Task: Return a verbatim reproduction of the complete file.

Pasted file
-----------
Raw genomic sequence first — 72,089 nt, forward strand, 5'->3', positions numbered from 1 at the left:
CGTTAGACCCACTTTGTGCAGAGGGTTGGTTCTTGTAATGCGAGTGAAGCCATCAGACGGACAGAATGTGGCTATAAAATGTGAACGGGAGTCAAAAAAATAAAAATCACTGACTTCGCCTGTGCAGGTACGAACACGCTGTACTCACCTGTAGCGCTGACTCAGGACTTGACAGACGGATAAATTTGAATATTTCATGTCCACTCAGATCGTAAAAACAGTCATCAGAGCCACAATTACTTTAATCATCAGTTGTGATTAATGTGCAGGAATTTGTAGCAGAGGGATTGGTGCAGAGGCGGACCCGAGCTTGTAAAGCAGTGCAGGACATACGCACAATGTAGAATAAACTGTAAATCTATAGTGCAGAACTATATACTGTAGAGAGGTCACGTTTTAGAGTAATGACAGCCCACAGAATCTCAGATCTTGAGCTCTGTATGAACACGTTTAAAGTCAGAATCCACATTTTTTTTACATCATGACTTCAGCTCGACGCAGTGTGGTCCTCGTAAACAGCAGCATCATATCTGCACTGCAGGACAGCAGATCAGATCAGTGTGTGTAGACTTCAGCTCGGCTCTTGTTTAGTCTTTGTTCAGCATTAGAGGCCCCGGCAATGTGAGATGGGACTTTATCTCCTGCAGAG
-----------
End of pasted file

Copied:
Raw genomic sequence first — 72,089 nt, forward strand, 5'->3', positions numbered from 1 at the left:
CGTTAGACCCACTTTGTGCAGAGGGTTGGTTCTTGTAATGCGAGTGAAGCCATCAGACGGACAGAATGTGGCTATAAAATGTGAACGGGAGTCAAAAAAATAAAAATCACTGACTTCGCCTGTGCAGGTACGAACACGCTGTACTCACCTGTAGCGCTGACTCAGGACTTGACAGACGGATAAATTTGAATATTTCATGTCCACTCAGATCGTAAAAACAGTCATCAGAGCCACAATTACTTTAATCATCAGTTGTGATTAATGTGCAGGAATTTGTAGCAGAGGGATTGGTGCAGAGGCGGACCCGAGCTTGTAAAGCAGTGCAGGACATACGCACAATGTAGAATAAACTGTAAATCTATAGTGCAGAACTATATACTGTAGAGAGGTCACGTTTTAGAGTAATGACAGCCCACAGAATCTCAGATCTTGAGCTCTGTATGAACACGTTTAAAGTCAGAATCCACATTTTTTTTACATCATGACTTCAGCTCGACGCAGTGTGGTCCTCGTAAACAGCAGCATCATATCTGCACTGCAGGACAGCAGATCAGATCAGTGTGTGTAGACTTCAGCTCGGCTCTTGTTTAGTCTTTGTTCAGCATTAGAGGCCCCGGCAATGTGAGATGGGACTTTATCTCCTGCAGAG